This season, most of the senior teams are using the hip hop/swing short dance rhythms as a license to experiment, and many seem to be responding to criticisms that last year's free dances were stultifyingly same-y. Not Italy's Anna Cappellini and Luca Lanotte, though. These two have a shtick that works for them, and although their music challenges it here and there, they've chosen to stay comfortable. So far, that's working out, as evidenced by their gold medal at the Nebelhorn Trophy. Unlike the other top-level skaters in Oberstdorf, Cappellini and Lanotte were free of visible missteps, although they got Level 3s on every step sequence in both programs, so the judges caught a few things out of place. Their twizzles, however, are fast and centered, and their lifts are dramatic, although Lanotte struggles to keep his free leg aloft during their curve lift. It does seem like choreographic consistency has allowed this team to focus on the technical side, but the drawback is, it doesn't win you a ton of love from the fans. Cappellini and Lanotte gave the most impressive performances of the weekend, but they also provided fewer memorable artistic moments than almost anyone else.

10. Don't Be New.

This time last year, I was mostly expressing doubt about Elliana Pogrebinsky and Alex Benoit. They seemed like minor lights an unusually talented crop of American ice dancers, unable to match the dominant results achieved by the Parsons siblings or McNamara and Carpenter, and less innovative as well. This season, it's clear that they took those deficits as challenges, and over the summer, they've narrowed the gap technically and all but erased it artistically. Plus, they took a leap that the other Americans their age were unwilling to risk, making the jump to seniors even though they're still junior-eligible. From their results this weekend, it's clear that they've made a smart strategic choice. They placed fourth, with their scores on an island by themselves: 20 points out of 3rd place, but 15th points ahead of 5th. From a technical standpoint, however, they were closer to the head of the pack, especially in the short dance, where their technical score was only 3 points behind the leaders'. Pogrebinsky and Benoit also achieved something that none of the medalists could: they earned a perfect level 4 on their pattern dance. And they did it with an Elvis swagger and an infectious sense of fun.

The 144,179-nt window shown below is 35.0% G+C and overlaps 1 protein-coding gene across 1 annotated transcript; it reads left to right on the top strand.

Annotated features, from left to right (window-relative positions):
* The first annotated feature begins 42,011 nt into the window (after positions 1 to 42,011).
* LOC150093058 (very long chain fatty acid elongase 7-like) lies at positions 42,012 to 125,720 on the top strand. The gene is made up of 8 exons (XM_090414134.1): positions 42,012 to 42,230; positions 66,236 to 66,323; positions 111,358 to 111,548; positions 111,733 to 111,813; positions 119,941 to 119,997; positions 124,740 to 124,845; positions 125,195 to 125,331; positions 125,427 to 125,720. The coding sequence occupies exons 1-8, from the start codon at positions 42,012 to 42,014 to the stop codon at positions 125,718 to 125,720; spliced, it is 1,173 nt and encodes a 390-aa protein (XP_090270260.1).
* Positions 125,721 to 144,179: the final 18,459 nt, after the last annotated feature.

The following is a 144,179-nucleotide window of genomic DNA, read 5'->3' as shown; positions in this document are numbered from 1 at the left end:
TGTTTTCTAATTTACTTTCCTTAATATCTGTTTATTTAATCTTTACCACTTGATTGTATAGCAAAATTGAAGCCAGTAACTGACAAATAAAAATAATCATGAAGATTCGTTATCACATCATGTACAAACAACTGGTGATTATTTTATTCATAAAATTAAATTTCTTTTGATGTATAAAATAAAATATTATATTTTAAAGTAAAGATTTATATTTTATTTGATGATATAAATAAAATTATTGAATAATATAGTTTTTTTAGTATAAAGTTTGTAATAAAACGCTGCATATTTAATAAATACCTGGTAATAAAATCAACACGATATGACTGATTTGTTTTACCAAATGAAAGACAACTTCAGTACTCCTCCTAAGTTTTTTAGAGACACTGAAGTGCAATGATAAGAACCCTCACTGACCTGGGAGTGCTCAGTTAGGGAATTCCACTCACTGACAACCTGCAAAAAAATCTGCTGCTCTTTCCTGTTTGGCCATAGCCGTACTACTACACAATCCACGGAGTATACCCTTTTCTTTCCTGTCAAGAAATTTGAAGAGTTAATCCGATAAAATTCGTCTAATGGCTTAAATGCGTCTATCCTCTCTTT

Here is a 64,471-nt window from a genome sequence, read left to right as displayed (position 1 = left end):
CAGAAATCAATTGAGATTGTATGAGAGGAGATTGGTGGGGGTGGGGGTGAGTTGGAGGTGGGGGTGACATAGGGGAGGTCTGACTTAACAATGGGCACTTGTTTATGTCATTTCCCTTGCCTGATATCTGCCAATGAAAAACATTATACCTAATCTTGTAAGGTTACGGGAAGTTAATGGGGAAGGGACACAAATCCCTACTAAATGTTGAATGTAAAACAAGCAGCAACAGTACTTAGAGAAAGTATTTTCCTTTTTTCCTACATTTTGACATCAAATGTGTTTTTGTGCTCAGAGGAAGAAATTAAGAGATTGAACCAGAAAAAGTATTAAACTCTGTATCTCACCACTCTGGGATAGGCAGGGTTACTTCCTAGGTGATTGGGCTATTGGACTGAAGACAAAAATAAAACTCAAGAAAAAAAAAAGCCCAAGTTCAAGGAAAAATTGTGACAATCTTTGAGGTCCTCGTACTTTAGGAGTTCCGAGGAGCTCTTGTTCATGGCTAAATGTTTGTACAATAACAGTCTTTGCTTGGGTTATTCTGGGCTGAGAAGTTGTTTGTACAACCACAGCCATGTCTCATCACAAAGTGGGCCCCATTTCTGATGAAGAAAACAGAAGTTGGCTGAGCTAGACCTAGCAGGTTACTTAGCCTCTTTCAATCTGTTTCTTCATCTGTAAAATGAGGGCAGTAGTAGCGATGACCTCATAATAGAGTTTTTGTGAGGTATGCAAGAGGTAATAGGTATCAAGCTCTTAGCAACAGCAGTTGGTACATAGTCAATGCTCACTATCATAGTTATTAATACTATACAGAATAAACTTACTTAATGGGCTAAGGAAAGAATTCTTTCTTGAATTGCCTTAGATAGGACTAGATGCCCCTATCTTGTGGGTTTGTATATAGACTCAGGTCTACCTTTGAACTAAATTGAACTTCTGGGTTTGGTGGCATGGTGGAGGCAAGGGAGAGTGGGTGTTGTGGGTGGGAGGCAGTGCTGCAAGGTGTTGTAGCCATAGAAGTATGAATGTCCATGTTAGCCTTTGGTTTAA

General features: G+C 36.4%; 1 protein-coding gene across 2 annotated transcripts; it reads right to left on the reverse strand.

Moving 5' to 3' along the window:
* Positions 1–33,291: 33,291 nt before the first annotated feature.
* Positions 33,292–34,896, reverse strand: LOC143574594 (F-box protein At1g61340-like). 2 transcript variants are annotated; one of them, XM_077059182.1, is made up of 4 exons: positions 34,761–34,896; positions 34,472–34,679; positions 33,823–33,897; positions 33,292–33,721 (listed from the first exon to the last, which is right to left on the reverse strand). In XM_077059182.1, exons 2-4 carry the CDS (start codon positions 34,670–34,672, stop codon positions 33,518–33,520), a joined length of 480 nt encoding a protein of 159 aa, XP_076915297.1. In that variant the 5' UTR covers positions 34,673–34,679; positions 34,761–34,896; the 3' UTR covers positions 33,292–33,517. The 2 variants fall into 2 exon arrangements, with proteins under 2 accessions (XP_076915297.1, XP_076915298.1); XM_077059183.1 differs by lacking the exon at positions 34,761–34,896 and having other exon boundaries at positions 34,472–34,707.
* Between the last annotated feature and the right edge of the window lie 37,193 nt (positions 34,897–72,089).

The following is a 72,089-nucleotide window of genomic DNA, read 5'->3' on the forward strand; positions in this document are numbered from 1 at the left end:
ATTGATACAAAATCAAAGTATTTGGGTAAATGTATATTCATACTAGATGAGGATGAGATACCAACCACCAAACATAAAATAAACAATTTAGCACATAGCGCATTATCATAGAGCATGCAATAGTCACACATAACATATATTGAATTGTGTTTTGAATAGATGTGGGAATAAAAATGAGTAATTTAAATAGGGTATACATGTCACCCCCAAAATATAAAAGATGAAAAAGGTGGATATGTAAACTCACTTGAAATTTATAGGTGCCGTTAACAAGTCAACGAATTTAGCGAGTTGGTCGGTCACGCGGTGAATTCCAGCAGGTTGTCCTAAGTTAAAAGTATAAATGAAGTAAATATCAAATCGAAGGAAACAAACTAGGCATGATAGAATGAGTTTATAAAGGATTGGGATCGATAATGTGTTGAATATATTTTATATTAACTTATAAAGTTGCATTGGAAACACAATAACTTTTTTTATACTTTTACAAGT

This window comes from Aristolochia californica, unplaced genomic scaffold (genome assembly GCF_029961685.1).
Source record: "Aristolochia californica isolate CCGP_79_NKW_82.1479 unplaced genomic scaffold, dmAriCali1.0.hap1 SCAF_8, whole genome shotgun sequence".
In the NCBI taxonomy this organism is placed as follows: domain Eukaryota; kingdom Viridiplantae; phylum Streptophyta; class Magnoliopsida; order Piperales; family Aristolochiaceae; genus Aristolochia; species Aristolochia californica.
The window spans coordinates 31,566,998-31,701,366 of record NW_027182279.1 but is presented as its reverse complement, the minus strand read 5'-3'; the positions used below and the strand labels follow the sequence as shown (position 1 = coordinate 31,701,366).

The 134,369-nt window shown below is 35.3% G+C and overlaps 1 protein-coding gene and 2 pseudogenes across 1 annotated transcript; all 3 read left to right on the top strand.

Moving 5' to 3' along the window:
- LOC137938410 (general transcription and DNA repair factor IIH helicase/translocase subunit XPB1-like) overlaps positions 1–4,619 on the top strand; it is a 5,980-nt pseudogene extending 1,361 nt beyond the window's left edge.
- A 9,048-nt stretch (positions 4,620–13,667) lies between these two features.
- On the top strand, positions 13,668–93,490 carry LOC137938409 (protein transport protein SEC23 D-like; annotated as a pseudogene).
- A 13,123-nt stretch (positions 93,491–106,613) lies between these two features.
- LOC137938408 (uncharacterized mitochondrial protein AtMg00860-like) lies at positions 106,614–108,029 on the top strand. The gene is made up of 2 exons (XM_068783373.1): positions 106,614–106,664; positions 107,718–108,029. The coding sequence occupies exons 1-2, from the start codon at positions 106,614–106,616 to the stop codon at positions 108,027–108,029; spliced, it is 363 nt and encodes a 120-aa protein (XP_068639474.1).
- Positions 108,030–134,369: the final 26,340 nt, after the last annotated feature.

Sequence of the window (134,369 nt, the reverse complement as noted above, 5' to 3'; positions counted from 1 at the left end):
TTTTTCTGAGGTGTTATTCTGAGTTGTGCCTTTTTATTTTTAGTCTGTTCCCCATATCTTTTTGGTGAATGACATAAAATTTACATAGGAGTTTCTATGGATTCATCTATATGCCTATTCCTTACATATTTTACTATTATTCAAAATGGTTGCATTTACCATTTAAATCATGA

Despite putting down some of the most dynamic performances of the weekend, they lagged far behind on program components, with a few judges assigning them brutally low marks - one of the judges assigned them a 5.50 for Transitions in their free dance, compared to an 8.75 from the same judge for Cappellini and Lanotte. The Italians are smoother and more intricate skaters, to be sure, but the difference isn't that huge. Rather, the judges' stinginess toward Pogrebinsky and Benoit starts to look like an old-fashioned "Who the heck are you?" tax. It will probably take a full season of strong performances to rectify that, not to mention some serious training of the fundamental skills that force even the most cynical judges to pay attention to young teams. Pogrebinsky and Benoit have some natural advantages in that respect: not only charisma and musicality, but beautiful knee bend and, in Pogrebinsky's case, exceptional flexibility. If they'd competed at the Lombardia Trophy or U. S. International Classic instead of at Nebelhorn, they'd already have a Challenger Series medal. It'll be interesting to see where they stand at the end of this season.